Vertical Integration, a way to increase communication in the Supply Chain.

As we could see the other day in class, a supply chain is about the flow; about communication. The better communication between the steps in the supply chain the lower the costs. The problem is that too much communication also increases some risks. Should we let our suppliers know what the customers are demanding? Should we let them know how much the customers are paying for the product?

Communication is an advantage and also a disadvantage, that´s why some companies, like Gildan, have decided to vertical integrate. In a vertical integration a company controls more than one step of the supply chain; sometimes the whole supply chain. So they can communicate with no risk.

Gildan is a manufacturer of T-shirts, fleece, sport shirts, underwear, socks, hosiery and shapewear. They have many other brands under Gildan, so they sell their products through different brand names. They have an exclusive U.S sock licence to distribute them. And also licences to distribute abroad. They sell their products in 2 principal markets; printwear and retail markets. And they distribute their products in the US, Canada, Europe, Asia and Latin America.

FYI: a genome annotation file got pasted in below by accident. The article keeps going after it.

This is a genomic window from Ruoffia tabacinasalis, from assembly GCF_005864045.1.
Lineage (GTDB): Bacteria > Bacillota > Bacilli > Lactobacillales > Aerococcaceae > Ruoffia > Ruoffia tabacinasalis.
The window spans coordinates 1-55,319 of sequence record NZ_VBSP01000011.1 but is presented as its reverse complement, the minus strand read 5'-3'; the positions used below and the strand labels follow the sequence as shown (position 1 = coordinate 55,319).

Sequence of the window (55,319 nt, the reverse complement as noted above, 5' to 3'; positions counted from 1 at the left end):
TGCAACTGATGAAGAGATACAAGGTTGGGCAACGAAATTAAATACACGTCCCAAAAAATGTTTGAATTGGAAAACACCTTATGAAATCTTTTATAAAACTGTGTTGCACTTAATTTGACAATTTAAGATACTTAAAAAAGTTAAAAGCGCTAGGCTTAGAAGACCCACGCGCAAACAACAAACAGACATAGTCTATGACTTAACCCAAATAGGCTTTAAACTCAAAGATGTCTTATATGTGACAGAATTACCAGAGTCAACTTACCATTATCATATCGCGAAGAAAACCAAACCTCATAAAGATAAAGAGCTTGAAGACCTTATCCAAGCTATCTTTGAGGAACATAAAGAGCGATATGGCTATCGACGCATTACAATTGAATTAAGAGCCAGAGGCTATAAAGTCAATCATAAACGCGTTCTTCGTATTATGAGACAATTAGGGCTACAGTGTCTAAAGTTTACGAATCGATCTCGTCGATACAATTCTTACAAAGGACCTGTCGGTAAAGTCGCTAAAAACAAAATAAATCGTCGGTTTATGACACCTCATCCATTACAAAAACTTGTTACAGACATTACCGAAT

They own all the facilities where the products are made and they sell them; distribute them. So they can control almost every stage of the production process. The first step is spinning US cotton into yarn, then textile production, after that sewing and finally distribution. In the article is mentioned how this vertical integration allows them to uncover efficiencies while ensuring safe and health work environments for its employees.  They have invested billions of dollars in new technology and innovation and sustainable solutions in their operations. At the moment, the own over 25 manufacturing facilities.